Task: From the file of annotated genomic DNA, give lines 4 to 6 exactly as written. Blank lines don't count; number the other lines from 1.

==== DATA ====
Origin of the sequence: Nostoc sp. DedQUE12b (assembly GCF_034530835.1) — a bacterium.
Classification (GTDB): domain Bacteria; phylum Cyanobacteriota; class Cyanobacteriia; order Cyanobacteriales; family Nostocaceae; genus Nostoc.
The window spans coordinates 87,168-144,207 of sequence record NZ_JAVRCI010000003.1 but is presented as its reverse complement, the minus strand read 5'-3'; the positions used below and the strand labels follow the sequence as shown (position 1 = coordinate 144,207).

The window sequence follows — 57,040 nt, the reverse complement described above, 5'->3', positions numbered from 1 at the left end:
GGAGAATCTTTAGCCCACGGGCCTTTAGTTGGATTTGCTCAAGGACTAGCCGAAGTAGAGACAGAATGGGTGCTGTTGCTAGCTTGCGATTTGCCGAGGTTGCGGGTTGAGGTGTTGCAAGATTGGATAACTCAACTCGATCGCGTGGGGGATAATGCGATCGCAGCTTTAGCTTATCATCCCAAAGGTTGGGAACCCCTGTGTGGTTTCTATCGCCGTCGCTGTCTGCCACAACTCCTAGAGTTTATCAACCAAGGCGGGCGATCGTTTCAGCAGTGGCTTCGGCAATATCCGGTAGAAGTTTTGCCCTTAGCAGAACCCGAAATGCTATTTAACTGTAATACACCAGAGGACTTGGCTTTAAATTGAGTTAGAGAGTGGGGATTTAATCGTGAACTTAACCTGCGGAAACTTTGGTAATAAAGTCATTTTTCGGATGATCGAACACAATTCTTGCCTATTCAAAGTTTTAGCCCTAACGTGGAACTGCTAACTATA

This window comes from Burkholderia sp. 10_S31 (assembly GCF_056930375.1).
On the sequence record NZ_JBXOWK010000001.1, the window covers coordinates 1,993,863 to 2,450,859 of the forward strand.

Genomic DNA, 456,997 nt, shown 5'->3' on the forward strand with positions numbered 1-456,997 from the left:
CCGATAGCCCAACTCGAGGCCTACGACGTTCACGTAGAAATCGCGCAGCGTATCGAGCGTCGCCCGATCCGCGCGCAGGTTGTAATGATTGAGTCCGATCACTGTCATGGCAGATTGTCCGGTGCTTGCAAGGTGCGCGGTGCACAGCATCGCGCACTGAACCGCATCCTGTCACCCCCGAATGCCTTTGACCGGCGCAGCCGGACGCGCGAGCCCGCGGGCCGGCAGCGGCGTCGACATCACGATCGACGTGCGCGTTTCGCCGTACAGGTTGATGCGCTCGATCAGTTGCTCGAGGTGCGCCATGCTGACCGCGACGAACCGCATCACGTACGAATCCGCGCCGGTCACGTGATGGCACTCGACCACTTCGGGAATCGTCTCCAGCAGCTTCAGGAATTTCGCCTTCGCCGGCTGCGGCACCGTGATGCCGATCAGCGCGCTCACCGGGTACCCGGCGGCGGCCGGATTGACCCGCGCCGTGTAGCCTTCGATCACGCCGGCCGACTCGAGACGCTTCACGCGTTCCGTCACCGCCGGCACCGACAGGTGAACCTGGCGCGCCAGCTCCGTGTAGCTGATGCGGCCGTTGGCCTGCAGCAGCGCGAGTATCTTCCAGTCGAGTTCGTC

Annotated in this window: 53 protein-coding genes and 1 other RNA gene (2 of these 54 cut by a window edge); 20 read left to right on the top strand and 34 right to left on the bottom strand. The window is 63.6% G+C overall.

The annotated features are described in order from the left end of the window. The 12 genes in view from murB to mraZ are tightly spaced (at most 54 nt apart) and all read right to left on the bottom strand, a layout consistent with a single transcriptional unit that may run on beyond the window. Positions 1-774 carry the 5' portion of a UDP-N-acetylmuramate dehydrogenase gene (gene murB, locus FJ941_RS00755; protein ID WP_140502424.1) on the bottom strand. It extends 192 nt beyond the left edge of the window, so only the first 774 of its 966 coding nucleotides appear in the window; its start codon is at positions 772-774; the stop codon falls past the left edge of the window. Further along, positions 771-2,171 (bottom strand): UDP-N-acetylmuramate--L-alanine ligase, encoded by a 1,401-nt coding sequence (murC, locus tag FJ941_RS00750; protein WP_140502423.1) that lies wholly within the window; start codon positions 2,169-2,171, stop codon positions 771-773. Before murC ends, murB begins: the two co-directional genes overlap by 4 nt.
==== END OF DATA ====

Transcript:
The window sequence follows — 57,040 nt, the reverse complement described above, 5'->3', positions numbered from 1 at the left end:
GGAGAATCTTTAGCCCACGGGCCTTTAGTTGGATTTGCTCAAGGACTAGCCGAAGTAGAGACAGAATGGGTGCTGTTGCTAGCTTGCGATTTGCCGAGGTTGCGGGTTGAGGTGTTGCAAGATTGGATAACTCAACTCGATCGCGTGGGGGATAATGCGATCGCAGCTTTAGCTTATCATCCCAAAGGTTGGGAACCCCTGTGTGGTTTCTATCGCCGTCGCTGTCTGCCACAACTCCTAGAGTTTATCAACCAAGGCGGGCGATCGTTTCAGCAGTGGCTTCGGCAATATCCGGTAGAAGTTTTGCCCTTAGCAGAACCCGAAATGCTATTTAACTGTAATACACCAGAGGACTTGGCTTTAAATTGAGTTAGAGAGTGGGGATTTAATCGTGAACTTAACCTGCGGAAACTTTGGTAATAAAGTCATTTTTCGGATGATCGAACACAATTCTTGCCTATTCAAAGTTTTAGCCCTAACGTGGAACTGCTAACTATA

This window comes from Burkholderia sp. 10_S31 (assembly GCF_056930375.1).